Homemade wine for .80 cents a liter
Caspe train station

The train to Barcelona Sants was pretty comfortable for 21.15 euros for less than 4 hours of travel time. Never did I know that I booked a tourist class. Not our type of seat accommodation but I just noticed it when I re-checked our train itinerary. Piece of advice: book the train tickets in advance so you avail seats and class of your choice. In our case, we booked it a night before our trip so the rate was already a bit high. You can book it here.

It was a busy afternoon in Barcelona Sants train station and luckily we were able to purchase our tickets for 6.20 euros per person in a few minutes of queuing and found our train at R4 track. A bit confusing but we managed to get there. It took us 43 minutes to get to Sabadell.

I can’t wait to see my old friends Alan and Susan. The last time we hiked was 10 years ago. We were picked up by Alan at Can Feu Gracia Station in Sabadell Nord, Barcelona.

Day Nine. Lazy Day

The original plan was to go out and see the city but we ended up watching Netflix “The Boy Who Harnessed Power”. Such an inspiring movie!

Day Ten. City Tour

We didn’t explore that much of Barcelona except the long hike from the Provença train station to the vast Park Güell and the majestic Basilica de la Sagrada Familia.

Park Güell is a famous public park covering 15 hectares in an uneven surface of Carmel Hill in Barcelona City. A place of a complete and perfect harmony of nature and architecture designed by Antoni Gaudí in 1900. The original concept was to build an English-style garden city and a housing estate in a natural setting. Tickets can be book online for 22 euros. We haven’t managed to access the whole park since it was fully booked during that time and some of the spaces were closed due to conservation and maintenance works. We promised ourselves to re-visit some other day.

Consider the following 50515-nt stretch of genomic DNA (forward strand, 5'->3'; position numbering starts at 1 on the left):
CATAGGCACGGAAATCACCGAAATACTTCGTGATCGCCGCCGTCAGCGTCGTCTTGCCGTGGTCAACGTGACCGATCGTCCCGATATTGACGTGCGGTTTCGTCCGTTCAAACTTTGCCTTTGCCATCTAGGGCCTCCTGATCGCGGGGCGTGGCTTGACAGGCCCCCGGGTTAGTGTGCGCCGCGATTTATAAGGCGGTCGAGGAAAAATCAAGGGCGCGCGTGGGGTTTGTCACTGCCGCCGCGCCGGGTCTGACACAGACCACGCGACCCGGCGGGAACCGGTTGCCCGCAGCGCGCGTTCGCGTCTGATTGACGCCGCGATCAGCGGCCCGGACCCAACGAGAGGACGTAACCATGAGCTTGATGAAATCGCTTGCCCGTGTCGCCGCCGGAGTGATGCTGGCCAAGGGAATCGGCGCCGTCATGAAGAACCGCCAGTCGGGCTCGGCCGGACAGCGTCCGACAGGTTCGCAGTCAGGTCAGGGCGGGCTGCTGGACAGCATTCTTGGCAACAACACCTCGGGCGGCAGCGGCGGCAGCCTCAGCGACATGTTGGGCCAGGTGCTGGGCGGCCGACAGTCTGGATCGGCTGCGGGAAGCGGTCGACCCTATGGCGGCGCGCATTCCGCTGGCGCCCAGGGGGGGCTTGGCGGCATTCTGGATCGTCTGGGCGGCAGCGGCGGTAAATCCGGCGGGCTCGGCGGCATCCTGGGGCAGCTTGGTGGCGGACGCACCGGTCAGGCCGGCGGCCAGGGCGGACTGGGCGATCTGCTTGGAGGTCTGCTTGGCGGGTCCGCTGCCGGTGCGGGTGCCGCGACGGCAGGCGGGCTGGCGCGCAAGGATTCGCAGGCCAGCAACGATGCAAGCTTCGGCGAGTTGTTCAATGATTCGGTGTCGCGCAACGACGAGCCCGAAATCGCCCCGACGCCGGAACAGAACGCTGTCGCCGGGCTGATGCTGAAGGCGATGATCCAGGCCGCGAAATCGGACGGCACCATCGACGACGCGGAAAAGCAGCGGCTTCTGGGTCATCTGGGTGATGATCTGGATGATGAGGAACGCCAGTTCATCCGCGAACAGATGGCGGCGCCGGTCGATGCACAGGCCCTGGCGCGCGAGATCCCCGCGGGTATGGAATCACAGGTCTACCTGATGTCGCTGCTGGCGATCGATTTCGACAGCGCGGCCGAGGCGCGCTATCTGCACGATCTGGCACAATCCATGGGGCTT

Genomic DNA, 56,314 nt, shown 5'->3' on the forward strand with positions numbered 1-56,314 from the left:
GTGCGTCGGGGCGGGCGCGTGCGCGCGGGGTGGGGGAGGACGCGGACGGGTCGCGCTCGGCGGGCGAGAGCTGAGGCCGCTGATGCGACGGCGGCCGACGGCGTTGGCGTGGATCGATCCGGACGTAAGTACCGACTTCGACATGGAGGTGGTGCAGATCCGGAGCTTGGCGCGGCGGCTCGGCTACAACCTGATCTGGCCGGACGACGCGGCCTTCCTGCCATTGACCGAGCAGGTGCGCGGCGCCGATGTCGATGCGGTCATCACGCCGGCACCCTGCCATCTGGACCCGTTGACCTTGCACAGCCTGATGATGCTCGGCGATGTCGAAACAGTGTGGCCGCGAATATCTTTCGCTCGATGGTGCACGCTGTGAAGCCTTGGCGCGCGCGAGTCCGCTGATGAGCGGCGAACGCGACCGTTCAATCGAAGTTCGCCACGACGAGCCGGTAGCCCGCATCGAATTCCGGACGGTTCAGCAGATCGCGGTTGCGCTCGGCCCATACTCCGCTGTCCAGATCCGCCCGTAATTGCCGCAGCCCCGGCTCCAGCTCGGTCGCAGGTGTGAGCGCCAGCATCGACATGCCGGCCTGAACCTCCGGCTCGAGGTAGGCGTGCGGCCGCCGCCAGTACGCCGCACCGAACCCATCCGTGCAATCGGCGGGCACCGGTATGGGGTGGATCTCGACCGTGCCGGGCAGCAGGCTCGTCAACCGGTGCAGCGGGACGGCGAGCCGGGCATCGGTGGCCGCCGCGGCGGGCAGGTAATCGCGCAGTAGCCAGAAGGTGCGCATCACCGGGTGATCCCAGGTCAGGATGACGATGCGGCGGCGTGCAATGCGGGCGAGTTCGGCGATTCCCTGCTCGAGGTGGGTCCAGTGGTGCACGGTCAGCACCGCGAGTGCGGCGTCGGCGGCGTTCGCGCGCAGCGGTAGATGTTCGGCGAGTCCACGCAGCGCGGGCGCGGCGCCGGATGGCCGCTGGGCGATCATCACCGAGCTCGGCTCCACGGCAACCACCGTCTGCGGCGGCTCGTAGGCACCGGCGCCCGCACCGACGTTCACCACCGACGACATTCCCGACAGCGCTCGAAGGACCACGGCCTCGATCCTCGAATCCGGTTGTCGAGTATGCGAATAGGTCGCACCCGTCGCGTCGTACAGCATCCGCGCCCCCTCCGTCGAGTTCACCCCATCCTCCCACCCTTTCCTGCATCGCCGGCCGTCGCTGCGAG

The Hipostila Room which was under construction during our visit.
Casa Museu Gaudi can be accessed by buying a separate ticket. It was Gaudi’s residence from 1906 to 1925 and was opened to the public in 1963.
While walking around the free access park, you’ll find musicians playing their favorite music. Sometimes they sell CDs for 10 euros. Please drop some coins and support local artists.
The perfect imitation with nature introducing Mediterranean vegetation.
Those pigeons calls Park Guell as their home. During rainy days, they are protected inside those big boulders of bridges and walls.

This local artist called “Mañaners” performed reggae music and sells CDs for 10 euros.
The view of Barcelona City with La Sagrada de la Familia.

Hipostila Room or Hall of Columns was under construction when we visited at the park in July. Another reason to re-visit Barcelona.